- Five Micromemoirs
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One Doesn’t Always Wish to Converse on Airplanes
but this tanned, fit couple—white-sweatered, like tennis pros—seemed eager to talk, so we talked. No, their final destination wasn’t Denver. They’d continue to Hawaii after the layover. How awesome, I said, Hawaii. Is it a special occasion, an anniversary? They grinned at each other, like You tell her. No, you.
Their thing, it turned out, was scuba diving with metal detectors. They dove at popular honeymoon spots on Oahu, because, they said, the first time those rich Japanese brides hit the water, their new diamonds slid right off. The couple said they didn’t always find a ring, but overall they’d found enough to fund their vacations.
That’s . . . wow, I said.
They grinned at each other again, and she gave his biceps a squeeze. As they reached for their Bloody Marys, I envisioned how, after netting a big rock, they’d perform exceedingly athletic hotel sex. Their avarice was so unabashed that it was difficult to keep despising them, but I, large of righteousness and small of diamond, persevered all the way to Denver. [End Page 98]
Because You Asked about My Worst Job Ever
The summer after college, I tied my apron around my waist and resumed “Hi, my name is _______, and I’ll be taking care of you tonight.” It was a pricey Italian café in an upscale mall, but it was a shit job, and I knew I had to get out, away from coked-up Chef sidling over when my arms were stacked with plates and I couldn’t swat his hand from my ass, away from the casino-like, cast-adrift-from-time haze of no windows, no escape, away from clocking out and stepping into the parking lot, dully surprised to register the air as cool or warm, dully surprised to find the sky festooned with sun or moon, pockets crammed with dollars and my clip-on black bow tie. I made good money—great, actually—which rendered the job not merely shitty but dangerous. At every summer’s end, a few college kids said adios to college. As for me, I had a plan: Europe. I was saving my tips. In Europe, I’d teach English, and write poems, and begin my real life. Problem was, the restaurant was a closed system, not subject to any external force. The more I worked, the further Europe diminished into the realm of rumor, victim of some late-onset Continental drift.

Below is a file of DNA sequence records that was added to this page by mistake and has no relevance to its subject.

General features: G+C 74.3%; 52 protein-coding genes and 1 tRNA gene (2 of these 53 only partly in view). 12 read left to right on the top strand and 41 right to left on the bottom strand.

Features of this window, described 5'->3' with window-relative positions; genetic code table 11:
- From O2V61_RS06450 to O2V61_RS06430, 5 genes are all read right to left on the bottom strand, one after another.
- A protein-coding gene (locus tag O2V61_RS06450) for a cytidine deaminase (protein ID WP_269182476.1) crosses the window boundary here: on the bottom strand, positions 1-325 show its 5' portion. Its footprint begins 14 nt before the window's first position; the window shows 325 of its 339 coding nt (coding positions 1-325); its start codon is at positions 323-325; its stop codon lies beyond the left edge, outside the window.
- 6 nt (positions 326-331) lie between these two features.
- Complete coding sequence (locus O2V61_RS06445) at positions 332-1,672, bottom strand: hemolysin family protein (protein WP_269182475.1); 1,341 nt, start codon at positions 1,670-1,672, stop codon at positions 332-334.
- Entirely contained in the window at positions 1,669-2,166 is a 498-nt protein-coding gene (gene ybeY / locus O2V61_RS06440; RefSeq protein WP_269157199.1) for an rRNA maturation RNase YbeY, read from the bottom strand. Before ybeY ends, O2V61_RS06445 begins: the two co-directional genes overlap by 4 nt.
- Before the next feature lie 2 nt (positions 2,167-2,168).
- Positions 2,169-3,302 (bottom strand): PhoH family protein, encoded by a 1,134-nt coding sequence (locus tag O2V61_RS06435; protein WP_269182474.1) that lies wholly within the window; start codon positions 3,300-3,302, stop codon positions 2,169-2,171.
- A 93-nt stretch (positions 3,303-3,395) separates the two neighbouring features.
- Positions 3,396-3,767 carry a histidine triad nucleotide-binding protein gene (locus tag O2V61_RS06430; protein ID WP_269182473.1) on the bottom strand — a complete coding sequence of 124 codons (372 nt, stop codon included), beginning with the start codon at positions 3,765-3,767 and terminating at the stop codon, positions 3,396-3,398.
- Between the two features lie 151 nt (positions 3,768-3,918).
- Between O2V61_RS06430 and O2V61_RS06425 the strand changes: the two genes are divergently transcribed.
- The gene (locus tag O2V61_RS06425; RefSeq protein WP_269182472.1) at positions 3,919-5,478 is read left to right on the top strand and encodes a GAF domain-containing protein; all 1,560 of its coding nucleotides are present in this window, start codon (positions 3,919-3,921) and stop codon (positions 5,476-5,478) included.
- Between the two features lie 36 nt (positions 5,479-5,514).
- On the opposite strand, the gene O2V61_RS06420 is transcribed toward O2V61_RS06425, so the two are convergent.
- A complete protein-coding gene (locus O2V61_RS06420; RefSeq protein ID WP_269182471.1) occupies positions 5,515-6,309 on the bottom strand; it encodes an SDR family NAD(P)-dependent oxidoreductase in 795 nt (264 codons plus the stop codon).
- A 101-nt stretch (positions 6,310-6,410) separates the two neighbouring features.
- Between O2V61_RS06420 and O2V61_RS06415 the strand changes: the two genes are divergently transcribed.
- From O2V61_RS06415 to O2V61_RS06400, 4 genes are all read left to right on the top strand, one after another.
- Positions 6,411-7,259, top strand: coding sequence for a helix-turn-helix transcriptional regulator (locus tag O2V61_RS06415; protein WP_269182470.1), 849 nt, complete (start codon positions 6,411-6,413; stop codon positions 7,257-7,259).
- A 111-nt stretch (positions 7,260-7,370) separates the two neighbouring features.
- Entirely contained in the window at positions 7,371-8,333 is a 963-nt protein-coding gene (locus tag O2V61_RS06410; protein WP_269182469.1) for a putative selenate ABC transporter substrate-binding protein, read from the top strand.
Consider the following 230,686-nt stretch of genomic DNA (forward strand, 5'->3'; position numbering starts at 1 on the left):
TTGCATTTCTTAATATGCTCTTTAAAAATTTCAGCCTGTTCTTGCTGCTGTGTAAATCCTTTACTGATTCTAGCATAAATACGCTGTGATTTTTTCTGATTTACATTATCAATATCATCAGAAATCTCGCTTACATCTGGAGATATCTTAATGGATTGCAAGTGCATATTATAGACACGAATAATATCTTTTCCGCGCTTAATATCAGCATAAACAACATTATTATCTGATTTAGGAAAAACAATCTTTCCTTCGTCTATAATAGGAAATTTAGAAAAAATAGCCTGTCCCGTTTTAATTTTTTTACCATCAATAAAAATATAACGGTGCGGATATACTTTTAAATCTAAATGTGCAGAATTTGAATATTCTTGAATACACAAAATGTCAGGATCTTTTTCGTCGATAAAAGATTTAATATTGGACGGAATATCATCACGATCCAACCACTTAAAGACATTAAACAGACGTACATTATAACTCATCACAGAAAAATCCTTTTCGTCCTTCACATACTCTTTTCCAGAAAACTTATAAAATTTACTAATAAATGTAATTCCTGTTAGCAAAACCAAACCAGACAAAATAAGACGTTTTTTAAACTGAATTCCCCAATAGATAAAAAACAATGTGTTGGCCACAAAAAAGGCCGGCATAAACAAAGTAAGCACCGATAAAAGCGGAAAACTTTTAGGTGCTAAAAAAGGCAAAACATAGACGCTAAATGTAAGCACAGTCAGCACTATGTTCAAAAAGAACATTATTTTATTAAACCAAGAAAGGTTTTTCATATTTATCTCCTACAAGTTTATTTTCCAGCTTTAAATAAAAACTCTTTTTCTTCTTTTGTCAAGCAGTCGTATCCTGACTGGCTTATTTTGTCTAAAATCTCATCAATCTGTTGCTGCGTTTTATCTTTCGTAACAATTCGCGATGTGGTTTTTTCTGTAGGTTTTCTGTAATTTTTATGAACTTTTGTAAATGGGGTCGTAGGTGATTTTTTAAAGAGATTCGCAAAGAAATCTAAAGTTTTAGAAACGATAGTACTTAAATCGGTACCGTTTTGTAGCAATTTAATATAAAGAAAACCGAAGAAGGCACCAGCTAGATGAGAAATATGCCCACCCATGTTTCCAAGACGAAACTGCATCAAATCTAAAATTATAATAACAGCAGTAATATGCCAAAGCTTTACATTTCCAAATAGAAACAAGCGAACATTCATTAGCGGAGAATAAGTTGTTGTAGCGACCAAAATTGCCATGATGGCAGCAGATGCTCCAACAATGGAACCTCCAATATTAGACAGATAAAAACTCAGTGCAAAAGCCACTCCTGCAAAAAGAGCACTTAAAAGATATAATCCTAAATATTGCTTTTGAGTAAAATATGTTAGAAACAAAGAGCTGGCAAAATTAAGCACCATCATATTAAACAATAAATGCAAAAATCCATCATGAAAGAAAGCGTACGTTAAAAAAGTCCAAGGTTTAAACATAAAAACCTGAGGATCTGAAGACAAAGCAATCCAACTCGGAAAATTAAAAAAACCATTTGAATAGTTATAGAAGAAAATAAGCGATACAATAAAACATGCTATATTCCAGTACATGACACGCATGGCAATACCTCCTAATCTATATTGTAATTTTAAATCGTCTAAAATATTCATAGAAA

But then came the day when Aimee and Rob and I served some wedding brunch and afterward snuck the open champagne into storage and got sauced. I’d pulled a double and managed to do my sidework, set my station, make my roll-ups, but my hangover ganged up with the dinner rush, me in the weeds with a ten-top of Mondays, and the expo hadn’t mentioned that salmon was eighty-sixed. Can you phase me, Nancy? But she couldn’t, the night stretching ahead like a tunnel, like the passage from the kitchen to the dining room, blocking the back of the house, protecting diners from spying hairnetted line cooks sneaking a joint or runners taxing the plates, as in “Hey, man, I’ll run this Reuben to your deuce, but I’m taxing it some fries.” Whenever we turned into this passage, we were to announce, “Corner,” to avoid crashing into someone coming from the other side with a stacked tray. Corner, corner, corner; though the lot of us was going nowhere slowly together.
What instinct tugged me—hours later, after clocking out and doing my books and tipping into the busboys’ envelopes, when I was dying to get home and off my flat-broke feet—what instinct tugged me back to the kitchen? I found only the bubble dancer, spotlit on his rubber mat, cocooned in steam, hosing down the trays. He wore headphones and couldn’t hear my question, so I stepped around and yanked the lever [End Page 99] into the walk...